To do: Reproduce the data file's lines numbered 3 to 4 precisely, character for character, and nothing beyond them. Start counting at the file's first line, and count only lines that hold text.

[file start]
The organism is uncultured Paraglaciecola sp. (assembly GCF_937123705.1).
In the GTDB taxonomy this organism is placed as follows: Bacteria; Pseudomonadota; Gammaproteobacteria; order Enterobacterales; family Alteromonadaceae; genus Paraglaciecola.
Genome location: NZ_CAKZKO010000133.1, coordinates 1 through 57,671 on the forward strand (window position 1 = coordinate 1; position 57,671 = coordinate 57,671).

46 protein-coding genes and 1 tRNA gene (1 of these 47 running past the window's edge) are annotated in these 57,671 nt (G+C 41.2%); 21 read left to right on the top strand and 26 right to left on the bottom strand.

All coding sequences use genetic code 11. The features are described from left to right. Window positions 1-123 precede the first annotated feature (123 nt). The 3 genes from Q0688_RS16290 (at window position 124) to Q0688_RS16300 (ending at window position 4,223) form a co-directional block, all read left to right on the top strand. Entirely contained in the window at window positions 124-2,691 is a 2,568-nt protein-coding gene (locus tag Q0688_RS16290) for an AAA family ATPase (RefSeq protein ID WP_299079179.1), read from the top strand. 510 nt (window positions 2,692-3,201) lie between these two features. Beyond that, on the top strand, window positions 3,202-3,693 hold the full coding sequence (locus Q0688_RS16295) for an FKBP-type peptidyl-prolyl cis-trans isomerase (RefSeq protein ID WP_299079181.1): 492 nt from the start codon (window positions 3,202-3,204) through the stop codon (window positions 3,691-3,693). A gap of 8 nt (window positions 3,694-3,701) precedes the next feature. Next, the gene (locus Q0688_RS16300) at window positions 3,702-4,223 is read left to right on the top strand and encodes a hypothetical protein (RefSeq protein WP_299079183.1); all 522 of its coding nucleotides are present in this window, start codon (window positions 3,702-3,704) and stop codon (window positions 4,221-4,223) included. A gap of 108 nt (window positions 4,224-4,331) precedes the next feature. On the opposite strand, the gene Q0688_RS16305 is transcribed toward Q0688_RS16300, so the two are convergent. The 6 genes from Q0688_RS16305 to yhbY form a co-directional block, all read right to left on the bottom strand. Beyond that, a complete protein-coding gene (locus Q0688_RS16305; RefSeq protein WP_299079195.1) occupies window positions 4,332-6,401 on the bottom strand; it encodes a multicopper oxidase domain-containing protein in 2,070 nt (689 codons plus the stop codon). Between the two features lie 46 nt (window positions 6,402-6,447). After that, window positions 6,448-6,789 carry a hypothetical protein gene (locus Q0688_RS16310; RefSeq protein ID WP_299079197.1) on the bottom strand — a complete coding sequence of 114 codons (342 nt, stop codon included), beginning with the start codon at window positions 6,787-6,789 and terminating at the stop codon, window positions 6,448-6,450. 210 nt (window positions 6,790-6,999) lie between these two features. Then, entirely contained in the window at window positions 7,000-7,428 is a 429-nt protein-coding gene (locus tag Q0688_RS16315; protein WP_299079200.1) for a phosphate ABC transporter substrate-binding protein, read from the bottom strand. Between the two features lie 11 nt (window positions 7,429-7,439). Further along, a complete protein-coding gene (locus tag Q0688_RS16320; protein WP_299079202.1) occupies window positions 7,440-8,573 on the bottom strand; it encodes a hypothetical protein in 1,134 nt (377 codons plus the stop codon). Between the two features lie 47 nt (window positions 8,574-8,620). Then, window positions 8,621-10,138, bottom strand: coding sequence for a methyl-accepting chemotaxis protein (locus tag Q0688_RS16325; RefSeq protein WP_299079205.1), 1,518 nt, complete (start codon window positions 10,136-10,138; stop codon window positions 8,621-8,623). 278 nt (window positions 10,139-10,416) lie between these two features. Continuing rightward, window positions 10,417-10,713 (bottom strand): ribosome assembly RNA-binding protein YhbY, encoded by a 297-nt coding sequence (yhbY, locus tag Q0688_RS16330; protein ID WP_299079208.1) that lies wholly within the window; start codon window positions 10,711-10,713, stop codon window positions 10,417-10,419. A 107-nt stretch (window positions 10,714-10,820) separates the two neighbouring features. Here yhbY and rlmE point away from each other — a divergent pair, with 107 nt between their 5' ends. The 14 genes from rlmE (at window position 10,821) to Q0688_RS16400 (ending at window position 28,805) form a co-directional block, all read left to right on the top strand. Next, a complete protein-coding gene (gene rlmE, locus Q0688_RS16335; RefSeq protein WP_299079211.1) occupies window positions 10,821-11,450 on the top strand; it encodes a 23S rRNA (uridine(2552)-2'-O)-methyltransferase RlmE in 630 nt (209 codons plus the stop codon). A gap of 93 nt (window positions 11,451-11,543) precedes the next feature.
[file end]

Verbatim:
Genome location: NZ_CAKZKO010000133.1, coordinates 1 through 57,671 on the forward strand (window position 1 = coordinate 1; position 57,671 = coordinate 57,671).

46 protein-coding genes and 1 tRNA gene (1 of these 47 running past the window's edge) are annotated in these 57,671 nt (G+C 41.2%); 21 read left to right on the top strand and 26 right to left on the bottom strand.